Interview Questions That Get Results

Interview Questions That Speed Time to Hire
Ngampol Thongsai/

Today’s market calls for quicker time-to-hire than ever before. With so few candidates available for so many openings, job seekers will not wait patiently for an interview or an offer. They’re juggling multiple requests for their time and attention, so institutions must optimize the hiring process or lose out on top talent.

In addition to speeding time to hire and getting talent on-boarded, recruiters and hiring managers are tasked with making the right hire. They must minimize the chance a new staff member will not be a good fit.

Smart interview questions can help. Whether at the pre-screening phase, during first interviews, or in the final round of selection, asking the right question can help uncover the perfect fit in record time.

Prescreen questions

Smart recruiters are using the initial application as an opportunity to connect with job seekers and do a bit of prescreening. Working with hiring managers, they uncover what “deal breakers” have caused the hiring process to stall (or need to restart) in the past. Are hours and shifts at issue? Will the candidate be required to further his/her certifications or educational requirements? For some job seekers, these questions will push them along into the process.

For others, prescreen questions will weed them out so HR can move on to the next. Working with department leaders to create one or two deal-breaking questions can save everyone time and help HR focus on quality candidates, rather than quantity. Don’t have time to call every applicant? Chat bots can help speed the process along. You can even use them to request degree and certification verification before you start the next level of screening.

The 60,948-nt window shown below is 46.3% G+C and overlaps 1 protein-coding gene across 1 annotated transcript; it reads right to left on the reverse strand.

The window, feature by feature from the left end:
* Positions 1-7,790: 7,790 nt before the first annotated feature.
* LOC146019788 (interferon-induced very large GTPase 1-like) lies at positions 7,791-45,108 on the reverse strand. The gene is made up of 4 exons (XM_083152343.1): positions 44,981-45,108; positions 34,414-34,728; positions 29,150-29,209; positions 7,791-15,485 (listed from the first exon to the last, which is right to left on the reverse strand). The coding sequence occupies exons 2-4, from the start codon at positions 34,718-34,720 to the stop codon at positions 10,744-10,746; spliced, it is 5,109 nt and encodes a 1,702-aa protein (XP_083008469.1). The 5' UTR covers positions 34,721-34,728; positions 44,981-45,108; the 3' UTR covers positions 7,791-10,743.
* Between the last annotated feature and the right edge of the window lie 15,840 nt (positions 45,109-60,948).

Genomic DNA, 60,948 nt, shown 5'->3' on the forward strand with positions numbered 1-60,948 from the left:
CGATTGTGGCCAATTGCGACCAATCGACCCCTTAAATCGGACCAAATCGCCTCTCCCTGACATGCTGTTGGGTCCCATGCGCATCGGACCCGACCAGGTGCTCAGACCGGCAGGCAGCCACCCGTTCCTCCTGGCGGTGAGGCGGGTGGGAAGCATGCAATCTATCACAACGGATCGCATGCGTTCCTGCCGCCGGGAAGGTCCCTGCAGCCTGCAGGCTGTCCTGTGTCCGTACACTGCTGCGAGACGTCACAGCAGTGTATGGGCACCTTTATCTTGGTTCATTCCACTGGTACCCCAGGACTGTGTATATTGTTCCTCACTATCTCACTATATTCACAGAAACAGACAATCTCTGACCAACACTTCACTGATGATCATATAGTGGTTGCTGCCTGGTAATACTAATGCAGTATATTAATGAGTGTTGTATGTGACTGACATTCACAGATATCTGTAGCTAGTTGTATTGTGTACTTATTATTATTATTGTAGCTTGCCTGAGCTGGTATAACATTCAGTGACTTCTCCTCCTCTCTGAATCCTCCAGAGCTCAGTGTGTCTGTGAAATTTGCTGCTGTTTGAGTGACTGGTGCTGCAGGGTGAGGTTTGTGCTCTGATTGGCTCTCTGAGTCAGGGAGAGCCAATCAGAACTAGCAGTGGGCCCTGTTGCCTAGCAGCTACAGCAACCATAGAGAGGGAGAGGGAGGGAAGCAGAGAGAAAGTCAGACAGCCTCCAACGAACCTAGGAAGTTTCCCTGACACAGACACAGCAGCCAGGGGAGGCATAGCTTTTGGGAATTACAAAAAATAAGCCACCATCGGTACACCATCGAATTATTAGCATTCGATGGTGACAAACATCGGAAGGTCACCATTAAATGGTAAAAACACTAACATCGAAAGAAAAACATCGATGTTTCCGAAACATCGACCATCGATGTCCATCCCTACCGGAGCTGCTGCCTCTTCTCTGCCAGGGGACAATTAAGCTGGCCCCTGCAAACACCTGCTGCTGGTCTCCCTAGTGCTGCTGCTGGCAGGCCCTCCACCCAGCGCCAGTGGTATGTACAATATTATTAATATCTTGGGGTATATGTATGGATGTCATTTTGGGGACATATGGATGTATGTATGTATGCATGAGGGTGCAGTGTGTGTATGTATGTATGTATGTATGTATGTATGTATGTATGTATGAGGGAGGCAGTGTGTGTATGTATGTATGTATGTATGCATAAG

Interviewing smarter

A savvy recruiter knows when to ask and when to sit back and listen. They follow the 80/20 rule: talk 20% of the time, listen 80%. You’ll want to ask questions that get the candidates to open up about their personality, their goals, and even their quirks. If we were just hiring for qualifications, a resume would suffice. HR is looking for more: a good attitude, potential to grow, and a good fit for the team and the institution.

Questions that spark revealing answers are always open-ended and often situational. They touch on something that happens day-to-day or the unusual occurrence on the job and ask the applicant to describe how she would respond. Many HR professionals work with hiring managers to uncover “worst case scenario” situations that can define what a worker is capable of, or what he might do in an emergency and focus interview questions around those.

Remember the old “where do you see yourself in 5 years?” That hackneyed question is seeing a resurgence, as more facilities are looking for job seekers that want to grow and learn. But more than asking where they see their career trajectory, the important follow up is “…and what are you doing to get there from here?” Candidates that have a plan for their future may reveal they’ll be ready for new challenges or that they’ll be out the door in record time.

For many HR professionals and hiring managers, silence is awkward. They look to fill the gaps, as we do in all social situations, with conversation. But for savvy recruiters, silence is golden. As uncomfortable as you might be, the candidates will likely be more so, and more willing to offer information about themselves to the fill the gap. That’s what interviews are for – getting job seekers to reveal themselves so you can assess if they’ll be a good fit.

Asking applicants what they liked (disliked) best about their previous roles offers an opportunity to apply those responses to the work being offered. If they say the worst part of their job was dealing with the public, they might not be the best fit for a job that revolves around patient interaction.

In today’s difficult market, no healthcare facility can afford to waste time and resources on bad candidates or bad hires. Honing your interview skills can optimize the time you spend and the results they net.

By Riia O'Donnell